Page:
Stalin wanted his own ideas, the Five-Year Plans, to be put into action as soon as possible so he ended Lenin’s NEP and started to try and modernise the USSR his way. His Five-Year Plans may have been his idea but they were drawn up by GOSPLAN (the state planning organisation). Even though the plans were complex and had ambitious targets, they were efficient. For the reason that they were set out in such a way that by 1929 every worker knew what he or she had to achieve.

The first Five-Year Plan focused on the major industries and was started straight away in 1929. Achievements were staggering even despite the fact that most of the targets set weren’t met. The second Five-Year Plan was from 1933 till 1937, and was built on the achievements of the first plan. Heavy industry was still a priority, but other areas were also developed. Mining was intensified, and transport and communication, was improved due to new railways and canals being built.

The third and last Five-Year Plan begun in 1938. In this plan some factories were to switch to the production of consumer goods. However, unfortunately the Second World War disrupted this plan.

As I have made reference to before there was a lot that could be criticised in the Five-Year Plans. Although the plans were efficient at letting everyone know what their targets were at first there was a great deal of inefficiency, repetition of effort and waste. However looking at the evidence the Soviets did learn from their mistakes and this was shown in the result from the second and third Five-Year Plans. The human cost grew to be massive too. But as I said before the USSR was modernised a great deal and became a modern state.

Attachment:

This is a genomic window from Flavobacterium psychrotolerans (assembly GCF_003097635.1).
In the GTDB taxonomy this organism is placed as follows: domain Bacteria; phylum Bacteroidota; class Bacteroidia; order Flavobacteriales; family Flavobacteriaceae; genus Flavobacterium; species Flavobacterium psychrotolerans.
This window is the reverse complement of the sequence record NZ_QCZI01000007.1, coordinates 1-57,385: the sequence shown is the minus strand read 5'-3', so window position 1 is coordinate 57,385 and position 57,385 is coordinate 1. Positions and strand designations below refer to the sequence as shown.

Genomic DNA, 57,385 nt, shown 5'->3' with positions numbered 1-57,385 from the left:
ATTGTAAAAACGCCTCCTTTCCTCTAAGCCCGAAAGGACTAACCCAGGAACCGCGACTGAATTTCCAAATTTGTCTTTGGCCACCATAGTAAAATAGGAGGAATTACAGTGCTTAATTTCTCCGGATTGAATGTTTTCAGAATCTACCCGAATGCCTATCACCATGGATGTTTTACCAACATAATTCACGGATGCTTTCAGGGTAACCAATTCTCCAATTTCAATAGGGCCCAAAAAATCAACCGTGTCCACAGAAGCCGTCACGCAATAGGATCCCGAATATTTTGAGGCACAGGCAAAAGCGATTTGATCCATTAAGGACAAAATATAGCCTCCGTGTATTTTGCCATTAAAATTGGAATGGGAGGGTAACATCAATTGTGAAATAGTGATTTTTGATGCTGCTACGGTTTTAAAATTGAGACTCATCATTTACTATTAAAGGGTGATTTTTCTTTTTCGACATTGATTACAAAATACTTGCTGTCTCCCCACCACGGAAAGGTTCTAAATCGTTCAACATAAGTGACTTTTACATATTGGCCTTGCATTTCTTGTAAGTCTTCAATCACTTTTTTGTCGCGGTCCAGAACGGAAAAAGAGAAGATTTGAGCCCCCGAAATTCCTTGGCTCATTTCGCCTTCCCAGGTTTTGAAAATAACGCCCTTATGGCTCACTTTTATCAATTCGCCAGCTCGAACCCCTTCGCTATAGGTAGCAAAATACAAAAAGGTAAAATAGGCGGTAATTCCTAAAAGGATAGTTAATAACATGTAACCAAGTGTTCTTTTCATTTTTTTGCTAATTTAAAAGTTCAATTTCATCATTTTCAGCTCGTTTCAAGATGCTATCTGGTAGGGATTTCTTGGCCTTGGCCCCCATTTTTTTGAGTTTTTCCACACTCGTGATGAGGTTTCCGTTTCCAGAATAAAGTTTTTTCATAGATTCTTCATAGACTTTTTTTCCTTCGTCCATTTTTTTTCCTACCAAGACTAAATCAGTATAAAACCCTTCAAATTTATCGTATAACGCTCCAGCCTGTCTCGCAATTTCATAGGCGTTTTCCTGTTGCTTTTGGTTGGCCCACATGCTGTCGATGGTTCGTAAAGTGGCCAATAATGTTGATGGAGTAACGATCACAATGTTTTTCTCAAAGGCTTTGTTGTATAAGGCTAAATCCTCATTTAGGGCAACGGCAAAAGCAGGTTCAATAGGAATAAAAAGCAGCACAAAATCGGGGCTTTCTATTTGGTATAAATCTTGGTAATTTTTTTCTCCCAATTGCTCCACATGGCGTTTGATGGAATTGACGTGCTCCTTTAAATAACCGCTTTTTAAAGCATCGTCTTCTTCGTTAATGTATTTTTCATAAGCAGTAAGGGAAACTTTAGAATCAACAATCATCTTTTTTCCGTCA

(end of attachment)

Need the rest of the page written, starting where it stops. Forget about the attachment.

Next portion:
Also although the Five-Year Plans could be criticised, the Russian people in the USSR seemed happy, and enthusiastic about these plans. Miners wore their overalls with pride and were eager to meet their targets. People weren’t afraid of or worried about not having enough money, being unemployed, fees for education and health, being under or over worked or even wage reduction.

Nearly no one was unemployed and women were allowed to work, and most of them took up this opportunity and did so. Four in five new workers recruited between 1932 and 1937 were women. This shows women were pleased to be given the opportunity to work. It didn’t seem to matter that conditions for workers improved the discipline was harsh, although some workers did try to escape these poor conditions and harsh discipline but were soon stopped.

Propaganda also played a part in this, as without it the Russian people would most likely be less pleased with Stalin’s Five-Year Plans. As with all propaganda, it only showed the people in the USSR what Stalin wanted them to see, like how well they were doing etc. and not the bad points like how far behind they still were.

In conclusion I think that despite all the criticism the Five-Year Plans could have and probably did get, the USSR did benefit from them. It caught up dramatically with other leading and advanced countries and improved quite quickly, it also pleased the people of the country. So although changes could have been made to make the Five-Year Plans better they did work in some ways, like making Russia a modern state. They may have improved the USSR even more if the Second World War hadn’t interrupted the third Five-Year Plan. After weighing up all the points I feel that the fact Russia did actually become a modern state persuaded me to think that they were a success in some ways.